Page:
"... The problem of touching characters is very important for the recognition of low quality text. A solution is presented here for the problem of touching character recognition for fixed font, using a decision tree classifier paradigm. The method is based on the concept of probe trees, a fast recognitio ..."
Abstract

Cited by 2 (2 self)
 Add to MetaCart
The problem of touching characters is very important for the recognition of low quality text. A solution is presented here for the problem of touching character recognition for fixed font, using a decision tree classifier paradigm. The method is based on the concept of probe trees, a fast recognition method that uses character probes to acquire knowledge about the input samples. Touching characters are recognized without segmentation, so errors common in segmentationbased methods are avoided. Speed is achieved by constructing a decision tree for a specific font offline, before any samples are seen. A deformation model is used to generate probes that withstand certain image distortions. Experimental results are presented in support of the method. Keywords: Touching Characters, Probe Trees, Optical Character Recognition, Document Image Understanding. sazaklis@cs.sunysb.edu. Supported in part by a grant from Syngen Corp. and by the Strategic Partnership for Industrial Resurgence, Coll...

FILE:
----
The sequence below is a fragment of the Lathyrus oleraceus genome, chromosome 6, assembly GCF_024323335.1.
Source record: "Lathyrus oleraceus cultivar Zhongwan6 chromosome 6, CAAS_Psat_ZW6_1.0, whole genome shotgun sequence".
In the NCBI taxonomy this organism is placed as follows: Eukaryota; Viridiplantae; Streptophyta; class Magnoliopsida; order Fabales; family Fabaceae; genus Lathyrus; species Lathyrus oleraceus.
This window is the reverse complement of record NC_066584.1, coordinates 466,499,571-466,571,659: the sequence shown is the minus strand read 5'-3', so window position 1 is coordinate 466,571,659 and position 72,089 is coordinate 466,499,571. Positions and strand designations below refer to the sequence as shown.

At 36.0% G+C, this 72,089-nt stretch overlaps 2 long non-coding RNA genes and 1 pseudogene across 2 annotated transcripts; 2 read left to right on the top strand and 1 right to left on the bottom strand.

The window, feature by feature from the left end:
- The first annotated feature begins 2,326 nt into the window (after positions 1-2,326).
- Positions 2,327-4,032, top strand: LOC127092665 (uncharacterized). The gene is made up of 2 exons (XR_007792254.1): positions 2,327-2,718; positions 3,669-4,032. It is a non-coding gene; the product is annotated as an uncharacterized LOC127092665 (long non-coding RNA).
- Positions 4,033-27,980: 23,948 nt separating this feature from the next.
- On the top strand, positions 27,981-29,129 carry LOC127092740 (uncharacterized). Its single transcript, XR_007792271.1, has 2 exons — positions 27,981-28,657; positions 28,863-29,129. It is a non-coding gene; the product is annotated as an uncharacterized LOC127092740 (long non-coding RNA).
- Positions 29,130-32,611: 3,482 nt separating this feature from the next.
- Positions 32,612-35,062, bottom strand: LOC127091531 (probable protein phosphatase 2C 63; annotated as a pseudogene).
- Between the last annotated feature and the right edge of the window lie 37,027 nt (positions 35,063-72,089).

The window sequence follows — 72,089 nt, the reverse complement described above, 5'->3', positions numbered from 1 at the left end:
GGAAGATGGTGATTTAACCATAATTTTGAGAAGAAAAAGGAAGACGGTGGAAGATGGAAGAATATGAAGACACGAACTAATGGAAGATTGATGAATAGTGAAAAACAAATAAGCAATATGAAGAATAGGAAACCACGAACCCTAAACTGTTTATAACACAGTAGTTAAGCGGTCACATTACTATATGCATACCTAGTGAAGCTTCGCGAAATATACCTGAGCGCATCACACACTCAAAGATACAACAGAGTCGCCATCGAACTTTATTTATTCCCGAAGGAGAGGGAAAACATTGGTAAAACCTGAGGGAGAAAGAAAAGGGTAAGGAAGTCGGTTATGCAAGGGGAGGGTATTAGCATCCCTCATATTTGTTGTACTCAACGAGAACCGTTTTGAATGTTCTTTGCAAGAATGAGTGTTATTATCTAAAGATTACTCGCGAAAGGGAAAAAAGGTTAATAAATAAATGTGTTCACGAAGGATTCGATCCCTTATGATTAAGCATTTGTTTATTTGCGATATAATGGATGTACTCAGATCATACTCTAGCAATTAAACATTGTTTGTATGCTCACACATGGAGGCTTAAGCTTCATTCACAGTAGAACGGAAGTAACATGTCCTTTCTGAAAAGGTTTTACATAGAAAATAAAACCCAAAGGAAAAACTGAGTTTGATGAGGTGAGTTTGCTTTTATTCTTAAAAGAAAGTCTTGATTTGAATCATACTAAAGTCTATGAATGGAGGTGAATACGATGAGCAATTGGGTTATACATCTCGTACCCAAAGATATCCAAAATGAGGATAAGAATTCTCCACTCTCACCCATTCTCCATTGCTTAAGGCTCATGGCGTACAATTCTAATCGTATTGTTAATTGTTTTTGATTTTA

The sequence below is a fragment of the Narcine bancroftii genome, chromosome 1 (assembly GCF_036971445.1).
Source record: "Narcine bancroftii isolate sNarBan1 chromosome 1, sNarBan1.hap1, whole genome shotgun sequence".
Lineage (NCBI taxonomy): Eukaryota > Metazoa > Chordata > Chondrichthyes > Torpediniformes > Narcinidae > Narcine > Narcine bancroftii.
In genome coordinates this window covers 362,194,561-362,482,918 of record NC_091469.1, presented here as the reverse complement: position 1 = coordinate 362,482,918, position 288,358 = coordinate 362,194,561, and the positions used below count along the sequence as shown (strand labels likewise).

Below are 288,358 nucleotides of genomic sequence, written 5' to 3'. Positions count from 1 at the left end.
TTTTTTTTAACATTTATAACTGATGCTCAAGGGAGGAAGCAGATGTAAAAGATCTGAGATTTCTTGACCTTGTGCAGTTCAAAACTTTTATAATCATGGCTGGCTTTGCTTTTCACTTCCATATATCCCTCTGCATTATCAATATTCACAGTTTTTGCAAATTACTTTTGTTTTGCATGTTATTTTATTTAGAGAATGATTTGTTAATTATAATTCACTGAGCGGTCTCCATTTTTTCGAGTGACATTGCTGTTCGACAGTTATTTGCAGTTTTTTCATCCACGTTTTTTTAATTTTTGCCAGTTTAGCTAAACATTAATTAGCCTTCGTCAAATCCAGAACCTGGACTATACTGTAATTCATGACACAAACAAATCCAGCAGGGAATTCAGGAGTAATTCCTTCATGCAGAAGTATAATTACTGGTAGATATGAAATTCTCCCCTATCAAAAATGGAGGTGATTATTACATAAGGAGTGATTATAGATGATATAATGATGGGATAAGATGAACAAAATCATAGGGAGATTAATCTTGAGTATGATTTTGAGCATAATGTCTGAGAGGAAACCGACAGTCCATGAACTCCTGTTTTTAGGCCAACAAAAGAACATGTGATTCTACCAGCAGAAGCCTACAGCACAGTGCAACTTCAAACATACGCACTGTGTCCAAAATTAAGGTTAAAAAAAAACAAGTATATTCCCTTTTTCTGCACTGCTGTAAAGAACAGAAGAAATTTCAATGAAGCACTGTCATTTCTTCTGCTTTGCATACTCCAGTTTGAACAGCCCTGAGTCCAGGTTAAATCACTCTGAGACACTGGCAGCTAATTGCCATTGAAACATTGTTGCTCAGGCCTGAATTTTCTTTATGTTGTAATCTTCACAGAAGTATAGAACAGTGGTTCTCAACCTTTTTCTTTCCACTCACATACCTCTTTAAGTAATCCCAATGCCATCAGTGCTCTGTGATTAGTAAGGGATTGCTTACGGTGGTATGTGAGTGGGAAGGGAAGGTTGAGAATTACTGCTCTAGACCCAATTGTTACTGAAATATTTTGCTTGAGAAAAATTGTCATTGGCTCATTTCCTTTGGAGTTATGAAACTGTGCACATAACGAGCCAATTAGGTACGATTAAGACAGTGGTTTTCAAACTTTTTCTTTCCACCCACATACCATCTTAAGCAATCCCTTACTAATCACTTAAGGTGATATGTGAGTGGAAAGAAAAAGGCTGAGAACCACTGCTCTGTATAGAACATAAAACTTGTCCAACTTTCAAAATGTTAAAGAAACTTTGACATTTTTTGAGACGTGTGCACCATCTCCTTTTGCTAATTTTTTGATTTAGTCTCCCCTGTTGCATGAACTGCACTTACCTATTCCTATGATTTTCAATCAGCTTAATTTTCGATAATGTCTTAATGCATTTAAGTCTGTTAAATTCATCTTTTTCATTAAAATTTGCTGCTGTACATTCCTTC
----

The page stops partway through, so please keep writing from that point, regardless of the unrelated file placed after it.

Decision Tree Construction in Fixed Dimensions: Being Global is Hard but Local Greed is Good
, 1995
"... We study the problem of finding optimal linear decision trees for classifying a set of points in IR d partitioned into concept classes, where d is a fixed, but arbitrary, constant. We show that optimal decision tree construction is NPcomplete, even for 3dimensional point sets. Nevertheless, we c ..."
Abstract

Cited by 1 (1 self)
 Add to MetaCart
We study the problem of finding optimal linear decision trees for classifying a set of points in IR d partitioned into concept classes, where d is a fixed, but arbitrary, constant. We show that optimal decision tree construction is NPcomplete, even for 3dimensional point sets. Nevertheless, we can prove a number of interesting approximation bounds on the use of random sampling for finding optimal splitting hyperplanes in greedy decision tree constructions. We give experimental evidence that, while providing asymptotic guarantees on split quality, this random sampling approach behaves as good in practice as uniform randomization strategies that do not provide such guarantees. Finally, we provide experimental justification for coupling this random sampling strategy with locallygreedy "hill climbing" methods. 1 Introduction A general framework for machine learning is that one is given a (hopefully representative) sample S of n points taken from some much larger (possibly infinite) ...